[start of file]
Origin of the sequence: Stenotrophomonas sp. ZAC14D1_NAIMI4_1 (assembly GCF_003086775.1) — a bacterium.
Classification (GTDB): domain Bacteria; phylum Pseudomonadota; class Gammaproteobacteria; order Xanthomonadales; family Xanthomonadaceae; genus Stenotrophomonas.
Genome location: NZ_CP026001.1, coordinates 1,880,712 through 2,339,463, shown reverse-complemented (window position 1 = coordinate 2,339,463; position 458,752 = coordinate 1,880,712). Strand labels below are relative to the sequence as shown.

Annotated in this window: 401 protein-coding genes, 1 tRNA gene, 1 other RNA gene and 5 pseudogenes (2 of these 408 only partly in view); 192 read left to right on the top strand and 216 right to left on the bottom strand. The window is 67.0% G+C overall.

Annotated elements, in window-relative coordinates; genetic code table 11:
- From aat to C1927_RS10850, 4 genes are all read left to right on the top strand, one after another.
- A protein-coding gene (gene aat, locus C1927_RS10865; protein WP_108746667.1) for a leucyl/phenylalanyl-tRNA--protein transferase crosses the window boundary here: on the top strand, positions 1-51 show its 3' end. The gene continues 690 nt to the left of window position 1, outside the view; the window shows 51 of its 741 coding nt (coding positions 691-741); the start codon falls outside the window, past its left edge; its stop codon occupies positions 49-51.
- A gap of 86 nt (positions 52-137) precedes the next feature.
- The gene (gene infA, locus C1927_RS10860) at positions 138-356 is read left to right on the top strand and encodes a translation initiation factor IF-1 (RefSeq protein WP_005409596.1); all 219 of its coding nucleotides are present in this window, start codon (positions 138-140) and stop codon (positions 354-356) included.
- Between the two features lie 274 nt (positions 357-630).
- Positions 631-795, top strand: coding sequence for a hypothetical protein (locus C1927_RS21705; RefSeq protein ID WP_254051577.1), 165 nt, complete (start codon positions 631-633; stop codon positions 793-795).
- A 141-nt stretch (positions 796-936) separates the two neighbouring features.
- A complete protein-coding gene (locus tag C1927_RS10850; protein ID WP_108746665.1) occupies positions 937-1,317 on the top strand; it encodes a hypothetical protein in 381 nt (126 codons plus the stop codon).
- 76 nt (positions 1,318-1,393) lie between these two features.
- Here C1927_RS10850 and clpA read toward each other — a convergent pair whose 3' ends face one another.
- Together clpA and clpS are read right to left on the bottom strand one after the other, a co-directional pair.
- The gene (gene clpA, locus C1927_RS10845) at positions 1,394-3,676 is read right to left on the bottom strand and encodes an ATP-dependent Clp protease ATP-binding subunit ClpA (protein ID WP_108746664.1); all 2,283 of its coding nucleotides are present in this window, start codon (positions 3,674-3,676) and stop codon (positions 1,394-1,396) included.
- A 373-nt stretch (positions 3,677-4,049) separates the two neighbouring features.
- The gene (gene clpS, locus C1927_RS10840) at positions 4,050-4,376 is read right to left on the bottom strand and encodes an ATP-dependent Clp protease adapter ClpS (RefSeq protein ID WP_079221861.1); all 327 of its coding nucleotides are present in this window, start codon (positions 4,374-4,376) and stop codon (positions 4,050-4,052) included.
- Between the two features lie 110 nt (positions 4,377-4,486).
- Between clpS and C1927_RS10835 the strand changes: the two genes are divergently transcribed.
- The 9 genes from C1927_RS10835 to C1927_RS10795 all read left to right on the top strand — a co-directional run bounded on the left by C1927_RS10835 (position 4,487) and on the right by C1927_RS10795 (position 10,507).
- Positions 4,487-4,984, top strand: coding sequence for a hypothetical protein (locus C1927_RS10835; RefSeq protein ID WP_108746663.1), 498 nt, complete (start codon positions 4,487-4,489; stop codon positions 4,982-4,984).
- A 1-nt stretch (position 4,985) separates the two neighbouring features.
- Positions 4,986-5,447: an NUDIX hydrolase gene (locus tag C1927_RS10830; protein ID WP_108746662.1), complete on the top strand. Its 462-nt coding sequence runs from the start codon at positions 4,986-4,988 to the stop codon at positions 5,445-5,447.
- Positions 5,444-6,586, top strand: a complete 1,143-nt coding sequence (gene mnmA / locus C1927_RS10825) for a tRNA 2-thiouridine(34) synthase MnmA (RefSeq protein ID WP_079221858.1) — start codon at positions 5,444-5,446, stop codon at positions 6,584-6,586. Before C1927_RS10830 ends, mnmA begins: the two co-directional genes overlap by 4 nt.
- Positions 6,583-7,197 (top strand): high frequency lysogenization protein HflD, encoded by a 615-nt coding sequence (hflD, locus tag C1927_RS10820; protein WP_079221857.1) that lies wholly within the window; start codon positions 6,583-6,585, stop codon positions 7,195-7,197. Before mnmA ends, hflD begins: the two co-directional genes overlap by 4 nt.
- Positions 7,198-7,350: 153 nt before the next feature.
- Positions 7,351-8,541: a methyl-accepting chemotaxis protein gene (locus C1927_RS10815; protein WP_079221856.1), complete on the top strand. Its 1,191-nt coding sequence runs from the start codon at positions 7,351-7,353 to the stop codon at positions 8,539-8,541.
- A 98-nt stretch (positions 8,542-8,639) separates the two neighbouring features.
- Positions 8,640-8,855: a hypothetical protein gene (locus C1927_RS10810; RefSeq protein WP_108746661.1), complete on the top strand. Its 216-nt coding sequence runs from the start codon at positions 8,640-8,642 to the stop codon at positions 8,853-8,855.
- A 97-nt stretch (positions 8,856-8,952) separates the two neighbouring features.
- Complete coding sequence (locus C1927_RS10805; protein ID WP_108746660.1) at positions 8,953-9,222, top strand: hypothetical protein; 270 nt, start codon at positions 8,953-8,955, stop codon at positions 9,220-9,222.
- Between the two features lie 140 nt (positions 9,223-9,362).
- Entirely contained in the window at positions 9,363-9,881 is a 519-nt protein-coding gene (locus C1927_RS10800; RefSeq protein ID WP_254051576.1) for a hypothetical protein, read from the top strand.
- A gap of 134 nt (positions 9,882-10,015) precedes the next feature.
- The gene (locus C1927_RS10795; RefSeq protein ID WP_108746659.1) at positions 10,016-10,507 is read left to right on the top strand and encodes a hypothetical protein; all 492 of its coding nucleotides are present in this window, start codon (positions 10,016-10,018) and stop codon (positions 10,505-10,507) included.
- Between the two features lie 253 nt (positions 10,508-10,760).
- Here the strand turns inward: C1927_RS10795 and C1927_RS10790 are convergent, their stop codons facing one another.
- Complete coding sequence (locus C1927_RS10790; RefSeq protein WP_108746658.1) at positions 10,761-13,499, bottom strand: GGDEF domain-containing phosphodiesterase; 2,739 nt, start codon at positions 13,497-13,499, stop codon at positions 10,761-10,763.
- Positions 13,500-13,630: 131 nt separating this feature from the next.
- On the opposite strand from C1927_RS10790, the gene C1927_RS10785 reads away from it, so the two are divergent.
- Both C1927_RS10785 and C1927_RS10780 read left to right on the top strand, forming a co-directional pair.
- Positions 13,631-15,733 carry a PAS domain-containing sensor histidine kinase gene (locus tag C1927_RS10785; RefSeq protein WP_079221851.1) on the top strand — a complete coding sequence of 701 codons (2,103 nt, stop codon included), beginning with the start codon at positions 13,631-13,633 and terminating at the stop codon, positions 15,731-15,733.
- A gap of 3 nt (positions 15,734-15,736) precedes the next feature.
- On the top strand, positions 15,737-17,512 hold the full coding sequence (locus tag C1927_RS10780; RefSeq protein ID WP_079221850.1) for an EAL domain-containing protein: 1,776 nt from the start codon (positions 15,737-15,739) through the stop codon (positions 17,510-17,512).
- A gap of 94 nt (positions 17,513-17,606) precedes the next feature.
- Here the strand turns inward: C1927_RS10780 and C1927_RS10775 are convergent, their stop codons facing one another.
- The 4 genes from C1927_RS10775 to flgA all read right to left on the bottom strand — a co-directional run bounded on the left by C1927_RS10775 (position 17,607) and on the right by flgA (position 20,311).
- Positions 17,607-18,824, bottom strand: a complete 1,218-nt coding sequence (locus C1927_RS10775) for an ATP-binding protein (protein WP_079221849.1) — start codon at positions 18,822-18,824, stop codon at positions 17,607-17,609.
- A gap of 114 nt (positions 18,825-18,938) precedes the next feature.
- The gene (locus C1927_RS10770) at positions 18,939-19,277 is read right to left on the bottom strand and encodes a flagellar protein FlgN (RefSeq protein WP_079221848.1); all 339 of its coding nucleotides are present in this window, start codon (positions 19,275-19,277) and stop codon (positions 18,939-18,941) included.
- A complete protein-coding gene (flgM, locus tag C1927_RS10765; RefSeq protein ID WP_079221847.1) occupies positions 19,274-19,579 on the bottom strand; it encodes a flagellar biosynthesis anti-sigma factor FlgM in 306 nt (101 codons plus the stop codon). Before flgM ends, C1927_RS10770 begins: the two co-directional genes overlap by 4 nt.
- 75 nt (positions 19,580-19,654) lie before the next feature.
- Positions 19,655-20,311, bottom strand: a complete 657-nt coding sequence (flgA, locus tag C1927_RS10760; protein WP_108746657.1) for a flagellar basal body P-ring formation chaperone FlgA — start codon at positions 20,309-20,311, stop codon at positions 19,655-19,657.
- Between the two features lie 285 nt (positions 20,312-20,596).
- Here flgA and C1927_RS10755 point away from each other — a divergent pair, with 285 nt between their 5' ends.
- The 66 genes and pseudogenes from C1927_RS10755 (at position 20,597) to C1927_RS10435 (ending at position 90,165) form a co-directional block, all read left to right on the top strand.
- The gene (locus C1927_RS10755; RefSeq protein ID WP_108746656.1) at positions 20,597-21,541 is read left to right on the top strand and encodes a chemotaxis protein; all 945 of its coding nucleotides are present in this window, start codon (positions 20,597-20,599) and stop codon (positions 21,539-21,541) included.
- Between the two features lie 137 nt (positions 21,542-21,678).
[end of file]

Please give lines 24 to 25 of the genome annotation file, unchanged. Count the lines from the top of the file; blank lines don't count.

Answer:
- A 1-nt stretch (position 4,985) separates the two neighbouring features.
- Positions 4,986-5,447: an NUDIX hydrolase gene (locus tag C1927_RS10830; protein ID WP_108746662.1), complete on the top strand. Its 462-nt coding sequence runs from the start codon at positions 4,986-4,988 to the stop codon at positions 5,445-5,447.